As the Cowboys became the best team in the league the relationship worsened. Dave Anderson, a columnist on the New York Times, likened it to a rocky marriage. It had all the ingredients: bust-ups over trivial incidents, mood swings, reconciliations, more bust-ups.
At the end of last year Johnson spoke openly of the attractions of coaching the league's expansion franchise in Jacksonville. In Atlanta this January, as the Cowboys prepared to defend their title, the divided couple had become the issue. Jones, sensing he risked losing his greatest asset, said he regarded Johnson as the best coach in football. Johnson responded drily that he thought Jones was 'the best I've ever known at making money'.
After winning their second title there was a brief rapprochement, but at the NFL owners' meeting in Orlando 10 days ago, hostilities resumed. The details remain shrouded in a late-night haze, but it seems the trouble started when Jones toasted the Cowboys and was offended when Johnson reciprocated but did not invite Jones to join his table. A few hours later, Johnson alleges, Jones told a group of reporters in a bar that he planned to fire Johnson and replace him with Barry Switzer, an old foe of Johnson's from his college coaching days.
Johnson was outraged. 'This particular incident makes me pull back and reassess things,' he said. Initially Jones tried to defuse matters, but by last weekend it was clear they had reached an all-time low. When Johnson arrived for work at the team's headquarters at 6.30am on Monday morning, a posse of reporters was waiting. Johnson was tight-lipped but it looked as though he wanted out.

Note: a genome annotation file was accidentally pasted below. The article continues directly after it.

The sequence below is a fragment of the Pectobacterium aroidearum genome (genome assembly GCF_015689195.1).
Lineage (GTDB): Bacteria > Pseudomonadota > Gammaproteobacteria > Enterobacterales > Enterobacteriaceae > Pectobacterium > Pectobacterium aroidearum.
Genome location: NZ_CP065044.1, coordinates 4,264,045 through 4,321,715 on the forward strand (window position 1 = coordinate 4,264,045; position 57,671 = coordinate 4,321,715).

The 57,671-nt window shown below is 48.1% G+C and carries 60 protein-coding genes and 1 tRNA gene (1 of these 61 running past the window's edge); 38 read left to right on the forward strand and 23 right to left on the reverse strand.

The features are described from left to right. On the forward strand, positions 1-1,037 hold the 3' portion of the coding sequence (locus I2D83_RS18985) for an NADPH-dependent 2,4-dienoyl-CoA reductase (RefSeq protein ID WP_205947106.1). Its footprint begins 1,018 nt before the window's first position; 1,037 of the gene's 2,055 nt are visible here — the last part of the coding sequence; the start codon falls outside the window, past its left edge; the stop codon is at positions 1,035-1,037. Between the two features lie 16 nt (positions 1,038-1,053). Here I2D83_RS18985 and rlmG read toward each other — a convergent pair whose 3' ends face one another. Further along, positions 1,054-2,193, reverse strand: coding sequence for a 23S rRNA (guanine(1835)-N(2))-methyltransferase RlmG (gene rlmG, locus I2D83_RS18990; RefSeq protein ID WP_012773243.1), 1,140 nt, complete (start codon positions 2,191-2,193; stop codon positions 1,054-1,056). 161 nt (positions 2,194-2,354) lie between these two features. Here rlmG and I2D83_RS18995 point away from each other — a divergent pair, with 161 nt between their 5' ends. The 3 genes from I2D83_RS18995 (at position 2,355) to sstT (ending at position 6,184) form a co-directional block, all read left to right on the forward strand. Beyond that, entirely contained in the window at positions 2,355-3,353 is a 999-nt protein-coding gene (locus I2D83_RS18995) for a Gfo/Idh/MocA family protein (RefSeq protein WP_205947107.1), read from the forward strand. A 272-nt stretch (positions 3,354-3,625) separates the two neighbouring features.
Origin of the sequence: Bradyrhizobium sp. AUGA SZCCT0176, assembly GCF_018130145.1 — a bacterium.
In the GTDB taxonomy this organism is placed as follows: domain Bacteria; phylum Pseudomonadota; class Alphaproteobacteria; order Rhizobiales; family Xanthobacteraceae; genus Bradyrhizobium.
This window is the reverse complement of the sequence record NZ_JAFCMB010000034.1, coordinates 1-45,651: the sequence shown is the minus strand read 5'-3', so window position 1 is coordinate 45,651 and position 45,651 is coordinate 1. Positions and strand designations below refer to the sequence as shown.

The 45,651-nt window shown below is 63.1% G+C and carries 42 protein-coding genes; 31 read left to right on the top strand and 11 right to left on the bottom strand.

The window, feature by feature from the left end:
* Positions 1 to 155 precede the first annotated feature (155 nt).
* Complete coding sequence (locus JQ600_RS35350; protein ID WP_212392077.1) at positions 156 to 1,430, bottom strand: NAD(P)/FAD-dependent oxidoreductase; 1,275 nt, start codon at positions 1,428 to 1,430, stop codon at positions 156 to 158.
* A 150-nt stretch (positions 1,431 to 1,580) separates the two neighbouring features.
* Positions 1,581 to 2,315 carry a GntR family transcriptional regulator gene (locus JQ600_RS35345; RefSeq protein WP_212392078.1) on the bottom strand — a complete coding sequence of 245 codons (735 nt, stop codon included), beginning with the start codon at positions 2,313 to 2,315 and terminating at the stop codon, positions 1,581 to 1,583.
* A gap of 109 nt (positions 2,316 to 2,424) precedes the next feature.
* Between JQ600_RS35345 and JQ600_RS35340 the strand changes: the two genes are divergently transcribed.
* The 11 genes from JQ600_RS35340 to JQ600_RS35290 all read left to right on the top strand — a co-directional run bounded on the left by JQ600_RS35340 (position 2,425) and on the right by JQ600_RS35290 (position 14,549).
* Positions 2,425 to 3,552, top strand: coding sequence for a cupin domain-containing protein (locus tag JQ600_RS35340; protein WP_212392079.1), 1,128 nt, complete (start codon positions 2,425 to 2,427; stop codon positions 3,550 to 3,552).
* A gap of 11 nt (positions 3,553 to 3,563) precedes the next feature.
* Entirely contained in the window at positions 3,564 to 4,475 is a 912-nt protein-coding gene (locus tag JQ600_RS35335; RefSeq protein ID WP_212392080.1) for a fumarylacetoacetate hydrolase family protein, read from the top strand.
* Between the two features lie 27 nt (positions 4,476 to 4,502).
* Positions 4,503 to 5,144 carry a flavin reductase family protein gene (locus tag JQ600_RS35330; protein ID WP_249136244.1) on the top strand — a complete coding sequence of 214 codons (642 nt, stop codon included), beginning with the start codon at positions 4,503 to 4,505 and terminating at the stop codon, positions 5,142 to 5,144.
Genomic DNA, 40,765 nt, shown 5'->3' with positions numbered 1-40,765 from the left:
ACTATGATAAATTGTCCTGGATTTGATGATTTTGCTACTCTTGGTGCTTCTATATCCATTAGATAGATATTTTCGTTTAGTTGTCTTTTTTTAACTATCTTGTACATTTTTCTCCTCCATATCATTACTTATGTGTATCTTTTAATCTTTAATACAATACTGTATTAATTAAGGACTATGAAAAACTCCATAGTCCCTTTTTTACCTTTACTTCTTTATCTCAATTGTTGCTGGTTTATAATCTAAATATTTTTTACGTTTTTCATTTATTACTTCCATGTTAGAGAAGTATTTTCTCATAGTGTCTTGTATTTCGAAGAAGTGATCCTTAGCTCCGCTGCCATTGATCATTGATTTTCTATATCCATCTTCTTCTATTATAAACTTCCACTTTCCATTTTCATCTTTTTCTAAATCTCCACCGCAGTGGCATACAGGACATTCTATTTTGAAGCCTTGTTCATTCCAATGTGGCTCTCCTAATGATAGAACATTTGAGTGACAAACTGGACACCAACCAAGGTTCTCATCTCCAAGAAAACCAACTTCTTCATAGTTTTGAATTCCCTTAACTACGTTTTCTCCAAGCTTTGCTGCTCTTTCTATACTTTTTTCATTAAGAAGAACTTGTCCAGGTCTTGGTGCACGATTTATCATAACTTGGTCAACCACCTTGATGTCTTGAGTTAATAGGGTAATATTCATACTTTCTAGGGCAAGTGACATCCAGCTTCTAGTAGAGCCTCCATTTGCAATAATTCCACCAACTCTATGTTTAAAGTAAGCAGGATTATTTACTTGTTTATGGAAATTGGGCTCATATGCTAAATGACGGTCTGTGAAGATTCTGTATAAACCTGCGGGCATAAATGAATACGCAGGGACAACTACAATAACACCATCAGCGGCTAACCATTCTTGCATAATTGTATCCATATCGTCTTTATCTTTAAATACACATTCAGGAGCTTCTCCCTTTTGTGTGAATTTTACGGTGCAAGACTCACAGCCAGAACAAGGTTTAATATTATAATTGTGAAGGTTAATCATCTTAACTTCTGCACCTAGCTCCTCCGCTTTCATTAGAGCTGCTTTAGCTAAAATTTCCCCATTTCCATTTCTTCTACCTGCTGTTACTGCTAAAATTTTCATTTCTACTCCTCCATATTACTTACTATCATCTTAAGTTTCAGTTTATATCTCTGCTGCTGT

Two days of 'full and frank' discussions followed, then a press conference was called. There it was announced that Johnson was leaving, with an undisclosed golden handshake and the freedom to coach elsewhere. In keeping with the marriage theme the two appeared more at ease with one another than for a long time.
'Personally it was a time I felt like I needed to pull back some,' Johnson said. 'I felt I had to be 100 per cent totally focused, or I'm not going to be into it like I need to be.' In rock music such gobbledygook is passed off as 'irreconcilable musical differences'. A rough translation might be, 'I can't stand working for Jerry Jones any longer'.
The players, who had a strong personal loyalty to Johnson, were upset and one or two talked of leaving. It is not clear how they will react to the appointment of Switzer, who was made head coach 24 hours later. (Switzer brings his own baggage, having resigned as a college coach five years ago amid allegations of rules violations.)
Johnson, meanwhile, is unlikely to be unemployed for long. Fox TV want him as an analyst but he has made it clear he intends to return to coaching. Perhaps in Jacksonville, where the team will play their first game in 1995, perhaps in Miami as Don Shula's long-term replacement. Just about every owner in the league would hire him.
Looking back over the whole melancholy drama the most poignant moment surely came towards the end of the farewell press conference. 'You've really missed the point,' Jones told the assembled media, 'if you don't know we're friends.' It sounded like an epitaph.